TB — Honestly, I used to listen to I would say now, pretty terrible music and I had really bad taste. I think some of my friends in high school turned me onto some cool, for me, they were all super indie bands because what I listened to was cheap pop and punk and stuff, but they turned me onto bands like Sigur Rós and Mogwai and a lot of instrumental bands, especially. I saw that there was different music out there that I hadn’t heard before and I just started to feel that, especially those bands and the way that they can connect to people, a lot of the time without lyrics or even lyrics you can’t understand. It just blew my mind. That was definitely the point where I was like, “Okay, this is something that can actually connect with people.” It went from there, I guess. I then delved into various influences. I was listening to R&B and electronic music and hip-hop and all that stuff. I think from that point I started to feel what everything was about and I started to put it all together into my own thing.

What sort of personal experience do you get when you are producing?

TB — It’s really fun. In a way— I’m a terrible cook, I wish I could cook better— but I guess it feels like if I was a good cook, it’s like that kind of thing. It’s just throwing stuff together and seeing something cool come out and enjoying what you make. That’s what is exciting to me— putting together these different layers and adding everything together and creating a piece. I think it’s kind of therapeutic and I love it. I wouldn’t say I’m a producer first, I’m definitely still trying to learn a lot from that, but I love it. It’s very fun.

Your lyrics are very minimalistic, but very powerful in the few words that you do express. How would you describe the beauty that can be found in minimalism?

TB — I mean, for me, from personal experience I find that I can evoke more from lyrics that are either just put out there and are relatable and accessible. That’s important to this project, for me. I don͛t want the lyrics to be too metaphorical or inaccessible to people. I mean that’s the way that I see. Ideally, this project is really about connecting with people and helping people through things and relating. I just really want to be able to relate to people because I feel like I come from quite a normal place in life and I want to be an open book and accessible in my lyrics. So, I think, for me, I just wanted to have that connection through simplifying the way that I write lyrics and people can take what they want from that easily.

Why do you think it’s important that music is this collective experience?

TB — I feel like music is something that we all do, especially in this generation— everyone really listens to music. It’s such a big part of everyone’s life. I think it’s crazy how what people listen to becomes sort of reflective of the person you are and the way that you do things. It’s this incredible, unspoken, awesome truth that music truly has a huge part of shaping our culture and our society. It’s really important to me and I just feel like it’s such a time to start some sort of movement, whether it ends up reaching ten people or ten thousand. It’s still important to me because I have the opportunity to change the way people thing and to be able to help progress society. I think this is the way that I can do that.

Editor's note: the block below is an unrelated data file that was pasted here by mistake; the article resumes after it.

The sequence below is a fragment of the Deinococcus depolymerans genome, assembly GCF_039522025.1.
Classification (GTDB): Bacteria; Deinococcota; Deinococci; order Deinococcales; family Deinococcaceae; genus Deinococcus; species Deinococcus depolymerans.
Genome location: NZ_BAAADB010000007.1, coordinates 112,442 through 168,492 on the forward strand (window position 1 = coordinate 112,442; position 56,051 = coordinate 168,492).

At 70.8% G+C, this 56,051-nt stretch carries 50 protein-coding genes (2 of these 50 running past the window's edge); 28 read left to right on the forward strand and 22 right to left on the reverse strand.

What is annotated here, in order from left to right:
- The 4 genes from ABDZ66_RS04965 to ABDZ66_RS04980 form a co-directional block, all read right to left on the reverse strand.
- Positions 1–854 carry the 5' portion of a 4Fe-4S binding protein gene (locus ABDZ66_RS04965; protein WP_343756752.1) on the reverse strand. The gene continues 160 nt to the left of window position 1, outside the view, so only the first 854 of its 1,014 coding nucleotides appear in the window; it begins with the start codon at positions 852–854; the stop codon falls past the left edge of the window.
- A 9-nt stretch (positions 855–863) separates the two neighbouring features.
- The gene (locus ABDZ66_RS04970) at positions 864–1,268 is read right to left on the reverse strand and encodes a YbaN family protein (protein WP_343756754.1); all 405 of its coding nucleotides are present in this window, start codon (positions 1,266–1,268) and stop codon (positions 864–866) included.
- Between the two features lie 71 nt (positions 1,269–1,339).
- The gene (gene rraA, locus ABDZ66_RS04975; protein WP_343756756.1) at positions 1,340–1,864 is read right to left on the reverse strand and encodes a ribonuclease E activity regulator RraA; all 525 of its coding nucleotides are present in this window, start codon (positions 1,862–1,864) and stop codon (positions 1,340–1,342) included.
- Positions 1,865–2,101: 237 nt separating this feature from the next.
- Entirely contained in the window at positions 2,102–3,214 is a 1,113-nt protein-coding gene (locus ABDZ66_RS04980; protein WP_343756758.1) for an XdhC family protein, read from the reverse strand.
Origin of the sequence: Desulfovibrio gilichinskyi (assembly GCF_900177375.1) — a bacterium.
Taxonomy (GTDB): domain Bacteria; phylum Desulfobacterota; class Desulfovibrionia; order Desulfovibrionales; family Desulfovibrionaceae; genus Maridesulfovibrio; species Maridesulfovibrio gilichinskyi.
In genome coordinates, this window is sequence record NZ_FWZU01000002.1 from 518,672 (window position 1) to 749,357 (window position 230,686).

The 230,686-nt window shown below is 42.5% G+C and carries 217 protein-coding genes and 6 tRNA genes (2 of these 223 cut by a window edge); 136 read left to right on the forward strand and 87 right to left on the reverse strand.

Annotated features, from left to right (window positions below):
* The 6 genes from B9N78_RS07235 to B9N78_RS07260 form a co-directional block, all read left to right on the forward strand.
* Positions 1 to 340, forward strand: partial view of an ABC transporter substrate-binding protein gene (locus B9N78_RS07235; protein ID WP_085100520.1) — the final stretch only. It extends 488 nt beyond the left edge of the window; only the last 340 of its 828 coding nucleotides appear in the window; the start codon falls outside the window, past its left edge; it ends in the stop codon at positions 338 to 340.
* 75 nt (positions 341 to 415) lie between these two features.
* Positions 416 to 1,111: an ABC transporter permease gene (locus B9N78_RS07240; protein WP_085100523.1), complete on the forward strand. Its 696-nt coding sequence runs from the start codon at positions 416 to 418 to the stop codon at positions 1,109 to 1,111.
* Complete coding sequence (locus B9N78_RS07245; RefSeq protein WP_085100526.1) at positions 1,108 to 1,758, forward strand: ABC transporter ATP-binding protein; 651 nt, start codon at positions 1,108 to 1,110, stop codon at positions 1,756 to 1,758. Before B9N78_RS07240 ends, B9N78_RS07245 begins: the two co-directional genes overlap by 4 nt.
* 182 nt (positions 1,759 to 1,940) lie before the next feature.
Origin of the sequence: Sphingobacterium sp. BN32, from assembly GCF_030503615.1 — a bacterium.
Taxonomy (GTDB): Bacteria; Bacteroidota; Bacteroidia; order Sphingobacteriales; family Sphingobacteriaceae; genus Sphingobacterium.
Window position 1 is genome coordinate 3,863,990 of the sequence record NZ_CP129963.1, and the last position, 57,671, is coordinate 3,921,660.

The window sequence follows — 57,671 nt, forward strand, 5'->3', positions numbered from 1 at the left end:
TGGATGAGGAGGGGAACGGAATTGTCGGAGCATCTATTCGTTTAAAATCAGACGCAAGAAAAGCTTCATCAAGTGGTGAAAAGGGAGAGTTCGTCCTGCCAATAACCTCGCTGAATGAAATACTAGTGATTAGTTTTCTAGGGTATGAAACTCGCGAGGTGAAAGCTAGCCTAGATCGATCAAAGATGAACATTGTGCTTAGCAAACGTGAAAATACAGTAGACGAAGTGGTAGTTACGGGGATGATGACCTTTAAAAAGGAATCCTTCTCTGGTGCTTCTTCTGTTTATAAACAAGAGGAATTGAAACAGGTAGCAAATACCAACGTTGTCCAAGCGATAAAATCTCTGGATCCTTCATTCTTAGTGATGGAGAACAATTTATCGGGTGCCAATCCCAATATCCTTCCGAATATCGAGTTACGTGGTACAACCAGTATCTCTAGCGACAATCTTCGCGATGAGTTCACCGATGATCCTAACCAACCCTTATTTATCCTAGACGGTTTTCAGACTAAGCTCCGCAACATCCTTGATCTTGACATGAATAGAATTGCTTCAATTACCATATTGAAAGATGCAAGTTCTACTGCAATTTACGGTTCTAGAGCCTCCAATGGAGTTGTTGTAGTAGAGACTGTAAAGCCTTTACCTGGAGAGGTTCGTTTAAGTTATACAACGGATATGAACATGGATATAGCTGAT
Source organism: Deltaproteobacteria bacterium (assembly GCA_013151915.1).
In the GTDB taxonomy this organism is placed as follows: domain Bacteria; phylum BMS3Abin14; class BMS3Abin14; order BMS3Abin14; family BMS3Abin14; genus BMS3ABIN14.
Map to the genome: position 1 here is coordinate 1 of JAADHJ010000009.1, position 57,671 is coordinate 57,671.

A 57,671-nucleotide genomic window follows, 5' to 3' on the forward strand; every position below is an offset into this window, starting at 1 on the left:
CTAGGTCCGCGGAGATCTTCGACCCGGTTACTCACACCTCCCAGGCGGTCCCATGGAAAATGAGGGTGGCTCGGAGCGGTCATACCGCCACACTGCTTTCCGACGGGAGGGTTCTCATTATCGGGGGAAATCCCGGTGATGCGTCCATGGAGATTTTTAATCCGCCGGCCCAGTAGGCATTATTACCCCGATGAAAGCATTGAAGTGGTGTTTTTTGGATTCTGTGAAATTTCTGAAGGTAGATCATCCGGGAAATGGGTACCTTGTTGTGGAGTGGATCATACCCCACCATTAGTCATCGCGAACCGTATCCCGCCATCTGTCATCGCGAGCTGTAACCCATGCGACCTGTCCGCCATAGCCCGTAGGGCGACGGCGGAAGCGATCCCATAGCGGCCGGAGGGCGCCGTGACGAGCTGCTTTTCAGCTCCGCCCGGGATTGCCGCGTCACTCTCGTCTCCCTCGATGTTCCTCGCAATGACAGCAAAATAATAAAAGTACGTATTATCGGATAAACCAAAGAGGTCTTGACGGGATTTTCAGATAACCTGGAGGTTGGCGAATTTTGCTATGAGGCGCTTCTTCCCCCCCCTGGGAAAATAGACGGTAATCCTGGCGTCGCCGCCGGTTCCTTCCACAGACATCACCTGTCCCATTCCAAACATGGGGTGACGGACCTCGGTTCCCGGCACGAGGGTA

A lot of the lyrics on the Winter EP were about feeling lost. Do you feel more found now in the place that you are in personally and with this project?

TB — I mean, it’s still a crazy thing— how to ever be found when you’re making music. It’s sort of hectic all the time, but that EP I was writing in high school and obviously when you’re in high school everything is the end of the world. That was coming from seventeen-year-old me and just trying to work out what I was going to do with my life, but now this record is more about the first couple years out of high school and finding my feet in the music industry and what direction I wanted to go with this project and how I wanted to do it and who I wanted to represent myself as. So, I think it’s kind of a different context and it answers the question that I don’t think you can ever be found. We are all trying to work out better ways to represent ourselves, but definitely I’ve grown a lot and I’ve learned a lot from the industry and about myself. I’m excited to be continuing.

Where do you see the project going and what can fans expect going forward?

TB — Since I’ve started, I’ve had crazy goals for it. I really want it to be as big-scale as possible. I have a dream of having an orchestra on stage with me and crazy stuff like that. That’s just one thing, but I guess it’s kind of a big end game for me. I’ve always been big picture like that. Hopefully people stick around and we can get there one day and I think that’s all I’ve every wanted— to play with an orchestra. That would be sick.

Connect with Vancouver Sleep Clinic: Website / Twitter / Soundcloud